National Geographic : 1944 Mar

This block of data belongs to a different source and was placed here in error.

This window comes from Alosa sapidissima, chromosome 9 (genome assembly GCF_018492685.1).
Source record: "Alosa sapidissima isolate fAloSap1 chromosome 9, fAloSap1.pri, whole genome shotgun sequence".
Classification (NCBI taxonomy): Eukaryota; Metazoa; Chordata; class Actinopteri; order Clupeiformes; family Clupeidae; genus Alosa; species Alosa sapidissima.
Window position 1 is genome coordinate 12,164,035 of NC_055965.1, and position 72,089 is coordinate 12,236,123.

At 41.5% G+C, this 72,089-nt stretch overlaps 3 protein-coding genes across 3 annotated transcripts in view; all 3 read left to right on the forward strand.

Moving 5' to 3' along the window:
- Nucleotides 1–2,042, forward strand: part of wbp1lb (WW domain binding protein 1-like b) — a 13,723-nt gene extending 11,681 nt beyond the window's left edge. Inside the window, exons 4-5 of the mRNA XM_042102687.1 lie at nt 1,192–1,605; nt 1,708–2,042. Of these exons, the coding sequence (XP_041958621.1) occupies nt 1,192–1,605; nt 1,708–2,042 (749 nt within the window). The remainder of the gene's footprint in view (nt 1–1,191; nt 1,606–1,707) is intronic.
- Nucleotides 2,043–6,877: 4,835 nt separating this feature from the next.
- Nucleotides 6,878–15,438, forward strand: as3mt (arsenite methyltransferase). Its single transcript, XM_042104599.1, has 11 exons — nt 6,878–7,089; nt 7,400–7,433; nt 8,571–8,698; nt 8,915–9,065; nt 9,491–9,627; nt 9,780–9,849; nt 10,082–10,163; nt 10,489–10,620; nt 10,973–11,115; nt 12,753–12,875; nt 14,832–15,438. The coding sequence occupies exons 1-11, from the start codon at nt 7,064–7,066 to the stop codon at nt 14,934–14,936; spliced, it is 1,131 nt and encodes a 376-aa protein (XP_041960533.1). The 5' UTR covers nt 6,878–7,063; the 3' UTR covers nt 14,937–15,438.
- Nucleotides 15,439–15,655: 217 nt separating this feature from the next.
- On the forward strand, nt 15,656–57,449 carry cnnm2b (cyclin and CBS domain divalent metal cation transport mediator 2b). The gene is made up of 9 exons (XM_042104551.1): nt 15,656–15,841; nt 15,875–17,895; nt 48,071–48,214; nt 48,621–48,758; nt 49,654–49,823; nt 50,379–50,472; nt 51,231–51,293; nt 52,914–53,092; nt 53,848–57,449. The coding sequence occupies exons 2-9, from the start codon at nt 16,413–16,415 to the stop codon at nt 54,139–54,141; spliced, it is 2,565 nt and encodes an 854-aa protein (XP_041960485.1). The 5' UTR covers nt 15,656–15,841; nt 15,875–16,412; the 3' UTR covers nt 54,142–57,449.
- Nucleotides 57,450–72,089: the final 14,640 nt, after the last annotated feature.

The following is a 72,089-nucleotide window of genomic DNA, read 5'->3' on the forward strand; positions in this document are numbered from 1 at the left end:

The Panathenaic Procession Brings a New RobetoAthena AFTER the defeat of Mardonius at Plataea (479 B.C.) had removed the Persian threat, the oligarchic landhold ers of Sparta viewed the rising power of Athens and her economic stranglehold on other Greek states as a menace to themselves. Athens had it practically all her own way, however, until the fatal thirty years' war broke out in 432 B.C . During the heyday of Athenian power, one of the famous institutions was the great Panathenaic procession, which every four years brought a new peplos, or robe, to the god dess Athena. The robe, woven by the women and girls of the city, represented the battle of the gods and giants. At early dawn on the feast of the goddess, the procession assembled at the Pompeion, near the Dipylon Gate at the north side of the city, and made its way through the streets to the foot of the west slope of the Acropolis. The chief place in the procession was occupied by a ship on wheels bearing a mast and yardarm on which the peplos was spread. Priests, archons (chief executive magistrates), and dignita ries came first. After them came maidens bearing sacrificial vessels; then foreign residents carrying flat dishes filled with honey cakes, fruit, and other offerings. The sacrificial animals were led in the procession, and there were also youths carrying on their heads large jars possibly filled with tribute money. Finally came the flower of the Athenian army, the cavalry, splendidly mounted. At the foot of the Acropolis the procession halted while the robe was removed from the yardarm and folded, to be carried the rest of the way. Then the procession passed through the great Propylaea, and shortly after turned to the right through a smaller gateway which led toaplaza op posite the west end of the temple. The sacrificial animals,however, probably followed along a different path outside the precinct, while thegreater part of the procession passeddirectly alongside thenorth colon nade of the building to the main entrance attheeast end. There the priest of Athena was waiting toreceive the offering to the goddess. The whole processionhas been preserved forusinthe splendid carved frieze which Pheidias contrived around the top of the cella, or sanctuary proper. In the background of the picture isthe Propylaea, through the wide central openingofwhich comes theprocession. It is not certain whether the cavalry rode up onhorseback, although this would havebeen entirely possible, since itis known that sacrificial animals were ledup,and theusual steps were omitted at thecenter ofthebuilding. To the left, just insidethe Propylaea, was astatue of Athena Hygeia. Next inorder was asanctuary ofArtemis Brauronia, in which stood abronze copy oftheTrojan Horse, faithfully reproduced, even tothe wheels onwhich it was said to have beenmounted, and having two small windows on either side through which thehidden Greeks could be seen peeping out. On the right, behind thegroup ofelders who arewatching the procession, stands the bronze statue ofAthena Pro machos, the goddess whofights intheforefront ofbattle. Her gilded helmet and twinkling spear point could beseen by homecoming sailors soon after rounding Cape Sounion.